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Headphones fix help!!!

Discussion in 'Monitoring / Headphones' started by superiorinferior, Jul 11, 2011.

  1. superiorinferior

    superiorinferior Active Member

    Ok so I've had some Beyerdyamic headphones which I really like. The one problem is that I accidentally broke off the tip of the trs. In order to fix it I have to swap the the entire cable, which the company could do it for $50. I was wondering if anyone knows of how or where to find out how to fix this myself as opposed to shipping them off and paying a hefty price for such a simple fix. They are the DT770's

    http://www.notethrower.com
     
  2. Boswell

    Boswell Moderator Distinguished Member

    I would go to a hardware store and get a new TRS plug for the end of the headphone cable. If you feel that soldering the plug on to the cable is too daunting a task, then you may be able to get one of the guys in the store to do it for you. I don't know the hardware stores in Nashville, but Google throws up several.
     
  3. dvdhawk

    dvdhawk Well-Known Member

    If you're really interested in learning how to fix this yourself - RadioShack has everything you need for soldering on a new connector. (although the quality of the connector might not be as good as the Switchcraft or Neutrik you'll find a your local music stores.)

    Do you use the 1/8", 1/4" or both on the DT770?

    Nashville is rife with 1/4" connectors, music stores, and guys with soldering irons. They are less likely to have 1/8" (3.5mm).
     
  4. djmukilteo

    djmukilteo Well-Known Member

    It's simple cheap repair. Buy a new connector (a couple bucks), cut off the broken connector, strip out the end of the wire and solder the new connector just like the broken one. You can leave a little wire on the old connector and then open it up to see where each of the conductors went. There's basically a shield and two colored wires in there. Shield is the ground or (-) side for both speakers. Connect that to the long tab of the connector (sleeve) and the other two wires are for left speaker (+) and right speaker (+) which are the two smaller tabs (tip and ring).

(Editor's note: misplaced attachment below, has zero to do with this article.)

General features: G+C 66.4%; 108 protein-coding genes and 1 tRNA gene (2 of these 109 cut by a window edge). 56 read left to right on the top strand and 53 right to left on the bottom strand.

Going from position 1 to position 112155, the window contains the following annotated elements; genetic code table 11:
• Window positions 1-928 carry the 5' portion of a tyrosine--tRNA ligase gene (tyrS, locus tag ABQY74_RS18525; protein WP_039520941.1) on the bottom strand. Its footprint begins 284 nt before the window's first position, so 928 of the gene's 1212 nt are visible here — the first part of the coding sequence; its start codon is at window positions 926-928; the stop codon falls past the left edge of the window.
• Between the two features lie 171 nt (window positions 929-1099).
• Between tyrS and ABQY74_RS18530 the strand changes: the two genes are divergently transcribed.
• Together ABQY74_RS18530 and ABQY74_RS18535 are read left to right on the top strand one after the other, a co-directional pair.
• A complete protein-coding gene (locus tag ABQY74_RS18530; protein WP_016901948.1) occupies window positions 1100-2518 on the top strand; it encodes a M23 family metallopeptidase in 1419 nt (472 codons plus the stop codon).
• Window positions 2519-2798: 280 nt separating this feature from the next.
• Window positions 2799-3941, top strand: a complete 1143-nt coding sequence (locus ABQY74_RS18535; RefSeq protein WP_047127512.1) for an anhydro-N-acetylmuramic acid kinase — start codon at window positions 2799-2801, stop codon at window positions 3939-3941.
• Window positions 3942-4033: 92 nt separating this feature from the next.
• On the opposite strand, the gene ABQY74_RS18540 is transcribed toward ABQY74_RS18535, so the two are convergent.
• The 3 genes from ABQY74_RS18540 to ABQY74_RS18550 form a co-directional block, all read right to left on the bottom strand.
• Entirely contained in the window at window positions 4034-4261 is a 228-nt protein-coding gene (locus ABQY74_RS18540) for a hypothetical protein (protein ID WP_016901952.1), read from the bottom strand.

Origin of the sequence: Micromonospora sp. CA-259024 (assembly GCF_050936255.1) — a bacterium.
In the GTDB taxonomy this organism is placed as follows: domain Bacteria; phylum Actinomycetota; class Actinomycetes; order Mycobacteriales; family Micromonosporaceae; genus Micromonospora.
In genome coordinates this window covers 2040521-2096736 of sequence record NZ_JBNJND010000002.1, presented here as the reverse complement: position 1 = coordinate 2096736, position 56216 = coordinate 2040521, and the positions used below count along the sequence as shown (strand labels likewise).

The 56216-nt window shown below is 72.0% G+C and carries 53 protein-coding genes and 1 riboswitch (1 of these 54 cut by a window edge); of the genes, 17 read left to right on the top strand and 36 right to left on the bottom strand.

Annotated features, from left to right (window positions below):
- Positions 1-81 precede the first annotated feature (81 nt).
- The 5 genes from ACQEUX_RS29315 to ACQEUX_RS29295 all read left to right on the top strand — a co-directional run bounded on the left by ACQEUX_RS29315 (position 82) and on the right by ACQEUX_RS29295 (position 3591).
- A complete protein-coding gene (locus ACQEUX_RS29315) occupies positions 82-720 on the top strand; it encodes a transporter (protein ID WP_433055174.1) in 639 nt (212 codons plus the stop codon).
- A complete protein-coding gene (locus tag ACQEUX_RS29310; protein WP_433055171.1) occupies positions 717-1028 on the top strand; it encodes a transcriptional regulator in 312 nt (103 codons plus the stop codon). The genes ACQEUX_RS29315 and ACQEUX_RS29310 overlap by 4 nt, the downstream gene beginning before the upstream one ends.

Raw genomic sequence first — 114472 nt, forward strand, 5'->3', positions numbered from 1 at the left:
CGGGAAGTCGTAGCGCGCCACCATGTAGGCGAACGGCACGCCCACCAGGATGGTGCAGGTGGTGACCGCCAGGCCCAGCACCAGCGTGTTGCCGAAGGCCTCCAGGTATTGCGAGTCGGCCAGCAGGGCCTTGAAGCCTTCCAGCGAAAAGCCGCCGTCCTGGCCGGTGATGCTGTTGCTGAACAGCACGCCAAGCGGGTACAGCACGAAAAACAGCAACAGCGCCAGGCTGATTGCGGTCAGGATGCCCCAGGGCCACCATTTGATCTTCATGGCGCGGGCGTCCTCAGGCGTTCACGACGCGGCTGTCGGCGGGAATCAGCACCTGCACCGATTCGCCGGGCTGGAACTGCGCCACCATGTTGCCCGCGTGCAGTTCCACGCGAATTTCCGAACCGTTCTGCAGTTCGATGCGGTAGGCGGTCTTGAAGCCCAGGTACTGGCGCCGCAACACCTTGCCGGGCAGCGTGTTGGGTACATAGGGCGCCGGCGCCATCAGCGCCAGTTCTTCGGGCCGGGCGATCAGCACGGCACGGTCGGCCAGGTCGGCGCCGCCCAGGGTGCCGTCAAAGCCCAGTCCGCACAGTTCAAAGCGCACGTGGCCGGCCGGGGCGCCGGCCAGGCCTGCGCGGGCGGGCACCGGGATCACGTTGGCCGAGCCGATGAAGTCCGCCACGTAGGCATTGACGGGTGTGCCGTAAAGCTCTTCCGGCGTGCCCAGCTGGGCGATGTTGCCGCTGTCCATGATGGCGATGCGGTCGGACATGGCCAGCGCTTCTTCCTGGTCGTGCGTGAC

5. bouldersound

    bouldersound Real guitars are for old people. Well-Known Member

    The circuit is simple. Dealing with the tiny wire can be hell.
     
  6. djmukilteo

    djmukilteo Well-Known Member

    Agreed...some of these cables have extremely fine conductors with plastic and cloth woven wrapping. Using something to melt the sheathing from the conductors is an easy safe way to strip if you're careful with the heat. A well gauged set of teeth is another way Hehe...not recommended though unless you're used to doing that!
    If you have the benefit of a thermal stripper even better, but those can be pretty pricey...
    Just take your time and use a delicate approach to stripping...you'll be fine! If at first you don't succeed...try, try again....there's usually plenty of length to get it right...and you will feel good that you fixed it yourself!
     
  7. superiorinferior

    superiorinferior Active Member

    Thanks guys for the help. I'm doing an intern at a company that should have all the proper equipment. I just wanted a little more knowledge on how exactly to go about it so this definitely helps.
     
  8. bouldersound

    bouldersound Real guitars are for old people. Well-Known Member

    And some of those wires have some sort of coating that makes them shed solder like water off a duck's back. Try it. If it goes easy then you're good. If the wire starts giving you trouble save your sanity and send it in.
     
  9. djmukilteo

    djmukilteo Well-Known Member

    Yes sometimes there is a lacquer coating on the wire which again can be removed with heat, solvents or a light gentle scraping.
     
  10. billjames

    billjames Member

    The wires are very thin and break easily. It can be fixed.
    here's a step by step tutorial
     
  11. RemyRAD

    RemyRAD Well-Known Member

    Bill, I would imagine within six months he's fixed it? Check your dates before you post unless you think it's extremely relevant.

    Remy Ann David
     

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